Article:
Arresting slow-moving images of an Aboriginal woman draped in cloth are currently being projected onto the grand, 20-metre sandstone façade of the Australian Museum until early 2014. The muted, sepia-toned projections are a work by Sydney-based Wiradjuri artist Nicole Foreshew, called born in the darkness before dawn (2013). In the artist’s words “they explore the Aboriginal concept of place, tracing personal histories and connections to various communities in New South Wales”.

The woman in the projections, wrapped in the cloth imbued with traces of minerals and plant materials, is a friend of the artist who has impacted her understanding of ‘place’. Nicole says that bodies in the work perform the absence of ‘place’ and the dyed ‘cloth’ from bark and leaves, found in gutters, water drains and at the bottom of trees, reference the remains of fossils and prehistoric living things.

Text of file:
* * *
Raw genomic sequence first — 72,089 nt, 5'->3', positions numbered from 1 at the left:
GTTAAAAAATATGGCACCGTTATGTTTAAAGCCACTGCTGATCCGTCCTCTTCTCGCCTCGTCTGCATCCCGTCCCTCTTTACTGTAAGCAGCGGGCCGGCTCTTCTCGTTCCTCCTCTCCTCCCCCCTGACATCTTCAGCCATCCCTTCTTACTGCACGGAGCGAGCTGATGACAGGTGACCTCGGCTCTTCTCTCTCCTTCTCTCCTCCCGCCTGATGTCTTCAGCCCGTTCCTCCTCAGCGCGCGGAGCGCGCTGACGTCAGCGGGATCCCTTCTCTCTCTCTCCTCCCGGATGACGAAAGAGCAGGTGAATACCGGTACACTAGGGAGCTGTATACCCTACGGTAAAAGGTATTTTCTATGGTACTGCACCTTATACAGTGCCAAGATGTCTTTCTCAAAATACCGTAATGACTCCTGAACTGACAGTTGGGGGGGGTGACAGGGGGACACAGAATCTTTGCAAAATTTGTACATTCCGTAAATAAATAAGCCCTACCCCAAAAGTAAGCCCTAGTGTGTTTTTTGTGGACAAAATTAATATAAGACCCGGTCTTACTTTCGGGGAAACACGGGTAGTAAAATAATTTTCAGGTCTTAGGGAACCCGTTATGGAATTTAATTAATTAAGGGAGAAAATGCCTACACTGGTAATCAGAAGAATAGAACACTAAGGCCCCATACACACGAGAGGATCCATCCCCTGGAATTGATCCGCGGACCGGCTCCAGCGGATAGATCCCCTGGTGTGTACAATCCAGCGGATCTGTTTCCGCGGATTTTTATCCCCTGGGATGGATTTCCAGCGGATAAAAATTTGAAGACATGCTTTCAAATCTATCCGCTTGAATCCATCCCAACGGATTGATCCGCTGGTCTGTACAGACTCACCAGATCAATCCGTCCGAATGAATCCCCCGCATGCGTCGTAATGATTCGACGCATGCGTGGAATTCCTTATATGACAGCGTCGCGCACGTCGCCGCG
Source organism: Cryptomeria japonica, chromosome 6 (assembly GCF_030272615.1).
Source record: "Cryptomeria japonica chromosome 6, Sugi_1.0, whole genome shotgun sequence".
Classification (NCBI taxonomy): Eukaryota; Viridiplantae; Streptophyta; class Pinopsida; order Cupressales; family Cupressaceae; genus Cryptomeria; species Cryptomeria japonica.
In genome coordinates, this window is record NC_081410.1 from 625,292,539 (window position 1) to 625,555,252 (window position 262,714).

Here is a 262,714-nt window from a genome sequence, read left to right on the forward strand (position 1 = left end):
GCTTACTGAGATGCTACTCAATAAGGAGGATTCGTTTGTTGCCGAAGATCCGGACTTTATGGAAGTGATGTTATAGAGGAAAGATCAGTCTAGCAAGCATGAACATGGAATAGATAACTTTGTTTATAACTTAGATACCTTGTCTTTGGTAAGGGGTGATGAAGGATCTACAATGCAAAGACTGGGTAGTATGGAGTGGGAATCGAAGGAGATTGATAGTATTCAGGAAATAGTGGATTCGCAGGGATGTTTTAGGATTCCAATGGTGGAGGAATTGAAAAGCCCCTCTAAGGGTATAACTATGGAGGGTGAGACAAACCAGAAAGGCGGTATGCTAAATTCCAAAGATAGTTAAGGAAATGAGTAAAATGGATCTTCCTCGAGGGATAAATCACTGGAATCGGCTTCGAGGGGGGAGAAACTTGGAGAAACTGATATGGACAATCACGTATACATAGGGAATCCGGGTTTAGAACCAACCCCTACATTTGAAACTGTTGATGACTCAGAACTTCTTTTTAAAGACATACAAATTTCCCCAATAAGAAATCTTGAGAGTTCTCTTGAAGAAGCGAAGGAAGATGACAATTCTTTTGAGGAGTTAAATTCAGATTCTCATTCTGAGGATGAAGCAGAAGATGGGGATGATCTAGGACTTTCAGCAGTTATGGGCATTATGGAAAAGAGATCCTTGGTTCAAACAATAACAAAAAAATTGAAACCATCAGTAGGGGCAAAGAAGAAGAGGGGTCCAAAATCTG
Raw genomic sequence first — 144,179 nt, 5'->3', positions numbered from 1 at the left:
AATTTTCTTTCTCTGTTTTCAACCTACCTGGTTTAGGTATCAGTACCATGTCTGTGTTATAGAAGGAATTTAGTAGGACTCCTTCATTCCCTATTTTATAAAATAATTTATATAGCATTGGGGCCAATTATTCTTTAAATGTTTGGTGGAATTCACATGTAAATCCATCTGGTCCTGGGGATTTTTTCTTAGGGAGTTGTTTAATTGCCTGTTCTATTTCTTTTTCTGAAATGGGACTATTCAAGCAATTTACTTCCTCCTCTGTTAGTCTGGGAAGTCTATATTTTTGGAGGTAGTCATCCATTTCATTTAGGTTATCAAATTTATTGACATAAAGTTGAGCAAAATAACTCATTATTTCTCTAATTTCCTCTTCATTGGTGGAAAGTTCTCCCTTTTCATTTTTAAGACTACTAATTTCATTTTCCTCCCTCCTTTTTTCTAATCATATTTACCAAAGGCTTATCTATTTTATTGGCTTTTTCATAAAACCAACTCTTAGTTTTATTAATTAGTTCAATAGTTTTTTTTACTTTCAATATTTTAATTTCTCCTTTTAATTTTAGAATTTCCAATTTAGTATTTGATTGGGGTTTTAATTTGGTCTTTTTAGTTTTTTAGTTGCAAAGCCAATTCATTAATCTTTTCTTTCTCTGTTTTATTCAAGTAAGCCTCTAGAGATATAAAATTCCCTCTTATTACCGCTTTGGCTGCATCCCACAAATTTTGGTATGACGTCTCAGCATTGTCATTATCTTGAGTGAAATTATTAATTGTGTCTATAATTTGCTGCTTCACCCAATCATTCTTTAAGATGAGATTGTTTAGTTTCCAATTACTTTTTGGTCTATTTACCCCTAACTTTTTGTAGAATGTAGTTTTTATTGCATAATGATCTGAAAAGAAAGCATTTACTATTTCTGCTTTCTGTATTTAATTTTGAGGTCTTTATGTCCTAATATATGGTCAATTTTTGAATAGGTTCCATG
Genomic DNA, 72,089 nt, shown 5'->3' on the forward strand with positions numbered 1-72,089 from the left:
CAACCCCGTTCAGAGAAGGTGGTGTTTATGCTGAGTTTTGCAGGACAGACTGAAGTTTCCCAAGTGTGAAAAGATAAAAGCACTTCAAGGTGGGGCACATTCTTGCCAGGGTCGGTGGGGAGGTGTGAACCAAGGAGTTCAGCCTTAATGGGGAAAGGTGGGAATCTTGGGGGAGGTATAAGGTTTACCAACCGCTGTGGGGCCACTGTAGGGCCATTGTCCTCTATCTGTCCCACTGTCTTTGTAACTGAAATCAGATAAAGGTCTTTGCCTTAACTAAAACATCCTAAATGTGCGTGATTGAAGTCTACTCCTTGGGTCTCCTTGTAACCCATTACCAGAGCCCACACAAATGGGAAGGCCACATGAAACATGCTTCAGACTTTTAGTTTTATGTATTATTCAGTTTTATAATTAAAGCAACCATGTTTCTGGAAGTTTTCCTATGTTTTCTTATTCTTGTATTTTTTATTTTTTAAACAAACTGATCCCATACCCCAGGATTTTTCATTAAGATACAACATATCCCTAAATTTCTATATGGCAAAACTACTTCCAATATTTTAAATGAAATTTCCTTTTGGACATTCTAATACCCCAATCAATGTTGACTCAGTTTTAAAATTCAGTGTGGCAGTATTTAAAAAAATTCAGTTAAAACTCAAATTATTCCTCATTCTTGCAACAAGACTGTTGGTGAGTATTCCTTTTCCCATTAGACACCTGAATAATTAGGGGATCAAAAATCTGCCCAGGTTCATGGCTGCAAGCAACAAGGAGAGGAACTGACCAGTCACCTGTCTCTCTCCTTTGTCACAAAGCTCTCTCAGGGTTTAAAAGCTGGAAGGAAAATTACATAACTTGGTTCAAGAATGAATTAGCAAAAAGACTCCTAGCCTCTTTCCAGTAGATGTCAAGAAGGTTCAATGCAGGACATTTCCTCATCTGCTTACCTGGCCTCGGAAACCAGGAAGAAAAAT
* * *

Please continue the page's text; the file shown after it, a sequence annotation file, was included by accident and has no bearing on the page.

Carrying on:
Nicole’s grandfather is a traditional owner of Peak Hill in the Wiradjuri lands of Central NSW. She felt it was important for her work to illuminate the wall of the Australian Museum because it has such a rich collection of Aboriginal artefacts – some of which come from the areas where Nicole’s Mum and Grandfather were born, including 11 objects and one carved tree.

The projections are the second City Art public art project for the Eora Journey; Recognition in the Public Domain program curated by Hetti Perkins, that celebrates the living culture of the Aboriginal and Torres Strait Islander community. The projections will run every night from 8-11pm until 20 February 2014. For more information visit the City Art website.

Public Art

Public Art

Public Art

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